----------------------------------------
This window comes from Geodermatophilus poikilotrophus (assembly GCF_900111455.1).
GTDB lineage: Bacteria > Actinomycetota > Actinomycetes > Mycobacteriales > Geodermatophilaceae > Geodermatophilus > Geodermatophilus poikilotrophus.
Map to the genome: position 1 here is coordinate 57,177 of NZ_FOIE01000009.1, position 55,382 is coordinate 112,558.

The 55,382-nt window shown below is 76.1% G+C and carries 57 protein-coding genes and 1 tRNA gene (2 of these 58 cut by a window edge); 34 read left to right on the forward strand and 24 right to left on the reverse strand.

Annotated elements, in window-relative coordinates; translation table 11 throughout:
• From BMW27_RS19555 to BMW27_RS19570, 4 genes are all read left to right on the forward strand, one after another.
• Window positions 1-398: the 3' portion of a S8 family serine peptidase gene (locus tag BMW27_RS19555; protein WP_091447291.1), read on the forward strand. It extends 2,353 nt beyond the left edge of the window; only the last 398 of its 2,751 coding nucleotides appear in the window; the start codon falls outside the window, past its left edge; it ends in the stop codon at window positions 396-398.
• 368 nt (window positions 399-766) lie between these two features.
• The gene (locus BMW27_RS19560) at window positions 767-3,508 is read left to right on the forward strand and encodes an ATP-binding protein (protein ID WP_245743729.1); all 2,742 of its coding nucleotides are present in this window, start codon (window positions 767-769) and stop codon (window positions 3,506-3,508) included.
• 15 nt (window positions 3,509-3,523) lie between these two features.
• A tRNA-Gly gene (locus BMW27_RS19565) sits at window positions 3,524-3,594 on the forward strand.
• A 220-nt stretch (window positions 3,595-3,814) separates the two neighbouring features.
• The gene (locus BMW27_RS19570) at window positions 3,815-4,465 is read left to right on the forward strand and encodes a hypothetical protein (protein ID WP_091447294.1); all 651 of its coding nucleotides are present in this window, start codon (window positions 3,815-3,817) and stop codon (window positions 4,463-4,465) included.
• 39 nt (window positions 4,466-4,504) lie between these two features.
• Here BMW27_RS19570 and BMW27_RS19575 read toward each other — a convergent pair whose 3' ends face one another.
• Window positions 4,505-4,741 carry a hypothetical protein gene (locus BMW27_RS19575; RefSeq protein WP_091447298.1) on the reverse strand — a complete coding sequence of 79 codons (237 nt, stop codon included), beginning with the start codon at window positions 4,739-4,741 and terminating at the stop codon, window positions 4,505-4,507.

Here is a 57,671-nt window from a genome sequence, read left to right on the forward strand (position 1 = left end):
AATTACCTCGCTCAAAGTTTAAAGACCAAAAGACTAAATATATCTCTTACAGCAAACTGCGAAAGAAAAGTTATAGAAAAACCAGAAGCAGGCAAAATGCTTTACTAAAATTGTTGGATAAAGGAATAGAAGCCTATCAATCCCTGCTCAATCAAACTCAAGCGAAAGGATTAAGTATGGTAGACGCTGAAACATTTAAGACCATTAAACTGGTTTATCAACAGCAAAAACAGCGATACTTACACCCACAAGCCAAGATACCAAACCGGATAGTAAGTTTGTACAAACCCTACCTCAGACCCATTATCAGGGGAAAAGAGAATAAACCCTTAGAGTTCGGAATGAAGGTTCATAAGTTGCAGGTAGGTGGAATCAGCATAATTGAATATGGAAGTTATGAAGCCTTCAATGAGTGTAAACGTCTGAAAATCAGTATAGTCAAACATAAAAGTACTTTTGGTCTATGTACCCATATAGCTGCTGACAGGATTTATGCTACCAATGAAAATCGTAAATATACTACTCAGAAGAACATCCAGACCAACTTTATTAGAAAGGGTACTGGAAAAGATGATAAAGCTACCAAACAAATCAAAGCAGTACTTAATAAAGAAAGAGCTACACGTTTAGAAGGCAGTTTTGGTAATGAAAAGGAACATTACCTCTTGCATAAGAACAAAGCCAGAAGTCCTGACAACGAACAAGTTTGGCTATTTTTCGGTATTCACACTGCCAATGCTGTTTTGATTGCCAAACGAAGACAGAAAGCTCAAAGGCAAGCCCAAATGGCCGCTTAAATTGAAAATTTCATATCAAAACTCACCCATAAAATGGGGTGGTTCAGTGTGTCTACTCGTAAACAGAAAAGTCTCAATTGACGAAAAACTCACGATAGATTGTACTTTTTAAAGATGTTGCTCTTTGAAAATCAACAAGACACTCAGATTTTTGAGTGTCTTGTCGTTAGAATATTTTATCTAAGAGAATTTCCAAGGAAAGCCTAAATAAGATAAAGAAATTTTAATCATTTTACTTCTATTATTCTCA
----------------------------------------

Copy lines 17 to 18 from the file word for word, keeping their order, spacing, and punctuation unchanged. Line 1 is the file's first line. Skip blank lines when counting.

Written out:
Here is a 57,671-nt window from a genome sequence, read left to right on the forward strand (position 1 = left end):
AATTACCTCGCTCAAAGTTTAAAGACCAAAAGACTAAATATATCTCTTACAGCAAACTGCGAAAGAAAAGTTATAGAAAAACCAGAAGCAGGCAAAATGCTTTACTAAAATTGTTGGATAAAGGAATAGAAGCCTATCAATCCCTGCTCAATCAAACTCAAGCGAAAGGATTAAGTATGGTAGACGCTGAAACATTTAAGACCATTAAACTGGTTTATCAACAGCAAAAACAGCGATACTTACACCCACAAGCCAAGATACCAAACCGGATAGTAAGTTTGTACAAACCCTACCTCAGACCCATTATCAGGGGAAAAGAGAATAAACCCTTAGAGTTCGGAATGAAGGTTCATAAGTTGCAGGTAGGTGGAATCAGCATAATTGAATATGGAAGTTATGAAGCCTTCAATGAGTGTAAACGTCTGAAAATCAGTATAGTCAAACATAAAAGTACTTTTGGTCTATGTACCCATATAGCTGCTGACAGGATTTATGCTACCAATGAAAATCGTAAATATACTACTCAGAAGAACATCCAGACCAACTTTATTAGAAAGGGTACTGGAAAAGATGATAAAGCTACCAAACAAATCAAAGCAGTACTTAATAAAGAAAGAGCTACACGTTTAGAAGGCAGTTTTGGTAATGAAAAGGAACATTACCTCTTGCATAAGAACAAAGCCAGAAGTCCTGACAACGAACAAGTTTGGCTATTTTTCGGTATTCACACTGCCAATGCTGTTTTGATTGCCAAACGAAGACAGAAAGCTCAAAGGCAAGCCCAAATGGCCGCTTAAATTGAAAATTTCATATCAAAACTCACCCATAAAATGGGGTGGTTCAGTGTGTCTACTCGTAAACAGAAAAGTCTCAATTGACGAAAAACTCACGATAGATTGTACTTTTTAAAGATGTTGCTCTTTGAAAATCAACAAGACACTCAGATTTTTGAGTGTCTTGTCGTTAGAATATTTTATCTAAGAGAATTTCCAAGGAAAGCCTAAATAAGATAAAGAAATTTTAATCATTTTACTTCTATTATTCTCA